Besides, I have been active in scholarly circles and societies, as president (2010–2012) and vice-president (2008–2010) of Middle East Medievalists, and served on the executive board of the American Oriental Society (2013–2015).



The major current research project that I am conducting studies the discourses of violence and nonviolence in Islam. The modern discussion of whether Islam promotes or prohibits violence is steeped in political and religious controversy, and has been shaping the public discussion of Islam in all its aspects. There is no point denying that Muslims who commit acts of religious and political violence find legitimacy and empowerment in a wide array of religious and historical texts and in the historical Muslim practice. There is also a tradition, which has existed throughout Islamic history, of nonviolence displayed in a rich legacy of religious, legal and ideological diversity and tolerance among Muslims and between Muslims and non-Muslims. The two traditions have been seen as opposites and as reflecting different worldviews. The project avoids this binary compartmentalization of the issue: Islam is violent or Islam is nonviolent, this form of Islam is nonviolent and that form of Islam is violent, etc. Instead, the focus of this research project is to examine violence and nonviolence in Islam as reflective of unresolved struggle in the foundational texts (e.g., the Qurʾan, the Hadith of Muhammad, etc.) and the historical tradition and practice. The objective is to understand the nature and rationale of this struggle, and the way it has impacted Muslims’ practice of violence and nonviolence.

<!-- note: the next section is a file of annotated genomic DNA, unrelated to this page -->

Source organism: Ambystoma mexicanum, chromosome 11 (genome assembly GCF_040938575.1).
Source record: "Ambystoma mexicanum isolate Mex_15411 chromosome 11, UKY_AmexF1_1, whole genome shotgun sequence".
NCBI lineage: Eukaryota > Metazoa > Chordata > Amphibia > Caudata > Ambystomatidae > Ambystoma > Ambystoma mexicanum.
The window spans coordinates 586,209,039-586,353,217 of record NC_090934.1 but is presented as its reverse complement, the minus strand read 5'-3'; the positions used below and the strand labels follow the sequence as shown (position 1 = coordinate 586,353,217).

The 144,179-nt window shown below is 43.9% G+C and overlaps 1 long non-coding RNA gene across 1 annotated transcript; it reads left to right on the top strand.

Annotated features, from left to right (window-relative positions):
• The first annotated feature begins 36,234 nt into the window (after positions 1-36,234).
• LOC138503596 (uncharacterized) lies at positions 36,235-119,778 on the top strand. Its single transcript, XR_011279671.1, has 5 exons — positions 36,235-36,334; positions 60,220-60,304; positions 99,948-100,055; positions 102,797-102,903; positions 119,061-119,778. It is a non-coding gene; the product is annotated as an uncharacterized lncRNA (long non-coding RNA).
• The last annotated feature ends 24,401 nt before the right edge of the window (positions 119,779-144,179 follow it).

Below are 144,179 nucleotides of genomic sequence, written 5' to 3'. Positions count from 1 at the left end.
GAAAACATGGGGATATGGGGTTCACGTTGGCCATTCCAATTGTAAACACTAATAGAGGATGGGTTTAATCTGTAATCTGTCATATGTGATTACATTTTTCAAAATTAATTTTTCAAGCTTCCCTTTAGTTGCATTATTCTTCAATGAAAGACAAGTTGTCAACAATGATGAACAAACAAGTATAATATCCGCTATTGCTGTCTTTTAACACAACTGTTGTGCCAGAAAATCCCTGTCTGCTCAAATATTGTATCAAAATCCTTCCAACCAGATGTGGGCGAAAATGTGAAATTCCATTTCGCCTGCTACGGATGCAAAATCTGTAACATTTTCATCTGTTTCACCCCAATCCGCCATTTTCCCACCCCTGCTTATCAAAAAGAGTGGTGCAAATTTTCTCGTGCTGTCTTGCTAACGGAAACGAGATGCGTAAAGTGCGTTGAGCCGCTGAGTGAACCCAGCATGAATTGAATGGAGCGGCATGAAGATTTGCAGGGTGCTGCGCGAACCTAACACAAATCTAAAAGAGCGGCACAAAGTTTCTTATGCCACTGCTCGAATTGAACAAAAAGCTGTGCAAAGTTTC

The project on violence and nonviolnce in Islam has several phases and themes. In the first phase, the focus is on two themes: the unresolved tension about violence and nonviolence in the Qurʾan, and the debate in the Islamic legal tradition about war, its rationale, conduct and objectives.